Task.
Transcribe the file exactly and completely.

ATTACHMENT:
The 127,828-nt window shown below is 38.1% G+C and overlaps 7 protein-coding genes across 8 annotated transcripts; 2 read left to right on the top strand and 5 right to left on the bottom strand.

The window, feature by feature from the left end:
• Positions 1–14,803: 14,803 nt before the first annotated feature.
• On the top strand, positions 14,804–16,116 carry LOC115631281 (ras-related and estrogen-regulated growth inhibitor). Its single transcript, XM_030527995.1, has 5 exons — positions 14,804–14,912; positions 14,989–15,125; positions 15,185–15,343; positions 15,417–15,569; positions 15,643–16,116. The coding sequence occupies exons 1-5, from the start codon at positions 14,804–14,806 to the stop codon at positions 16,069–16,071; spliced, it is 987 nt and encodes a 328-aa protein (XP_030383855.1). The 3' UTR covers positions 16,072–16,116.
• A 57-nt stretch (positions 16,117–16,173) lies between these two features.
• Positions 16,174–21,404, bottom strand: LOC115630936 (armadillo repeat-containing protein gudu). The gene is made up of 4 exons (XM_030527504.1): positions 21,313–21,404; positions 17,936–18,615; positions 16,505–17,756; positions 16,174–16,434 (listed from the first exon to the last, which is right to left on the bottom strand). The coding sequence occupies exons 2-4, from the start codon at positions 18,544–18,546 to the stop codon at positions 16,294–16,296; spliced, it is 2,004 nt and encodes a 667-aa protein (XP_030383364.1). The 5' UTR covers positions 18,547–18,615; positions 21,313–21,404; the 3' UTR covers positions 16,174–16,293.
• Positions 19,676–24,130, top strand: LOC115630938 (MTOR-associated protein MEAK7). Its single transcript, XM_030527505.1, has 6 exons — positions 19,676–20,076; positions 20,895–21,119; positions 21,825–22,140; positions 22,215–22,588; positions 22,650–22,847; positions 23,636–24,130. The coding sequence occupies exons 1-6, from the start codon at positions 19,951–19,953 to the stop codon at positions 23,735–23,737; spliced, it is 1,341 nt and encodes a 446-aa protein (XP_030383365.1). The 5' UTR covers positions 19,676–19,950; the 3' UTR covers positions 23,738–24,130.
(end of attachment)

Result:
The 127,828-nt window shown below is 38.1% G+C and overlaps 7 protein-coding genes across 8 annotated transcripts; 2 read left to right on the top strand and 5 right to left on the bottom strand.

The window, feature by feature from the left end:
• Positions 1–14,803: 14,803 nt before the first annotated feature.
• On the top strand, positions 14,804–16,116 carry LOC115631281 (ras-related and estrogen-regulated growth inhibitor). Its single transcript, XM_030527995.1, has 5 exons — positions 14,804–14,912; positions 14,989–15,125; positions 15,185–15,343; positions 15,417–15,569; positions 15,643–16,116. The coding sequence occupies exons 1-5, from the start codon at positions 14,804–14,806 to the stop codon at positions 16,069–16,071; spliced, it is 987 nt and encodes a 328-aa protein (XP_030383855.1). The 3' UTR covers positions 16,072–16,116.
• A 57-nt stretch (positions 16,117–16,173) lies between these two features.
• Positions 16,174–21,404, bottom strand: LOC115630936 (armadillo repeat-containing protein gudu). The gene is made up of 4 exons (XM_030527504.1): positions 21,313–21,404; positions 17,936–18,615; positions 16,505–17,756; positions 16,174–16,434 (listed from the first exon to the last, which is right to left on the bottom strand). The coding sequence occupies exons 2-4, from the start codon at positions 18,544–18,546 to the stop codon at positions 16,294–16,296; spliced, it is 2,004 nt and encodes a 667-aa protein (XP_030383364.1). The 5' UTR covers positions 18,547–18,615; positions 21,313–21,404; the 3' UTR covers positions 16,174–16,293.
• Positions 19,676–24,130, top strand: LOC115630938 (MTOR-associated protein MEAK7). Its single transcript, XM_030527505.1, has 6 exons — positions 19,676–20,076; positions 20,895–21,119; positions 21,825–22,140; positions 22,215–22,588; positions 22,650–22,847; positions 23,636–24,130. The coding sequence occupies exons 1-6, from the start codon at positions 19,951–19,953 to the stop codon at positions 23,735–23,737; spliced, it is 1,341 nt and encodes a 446-aa protein (XP_030383365.1). The 5' UTR covers positions 19,676–19,950; the 3' UTR covers positions 23,738–24,130.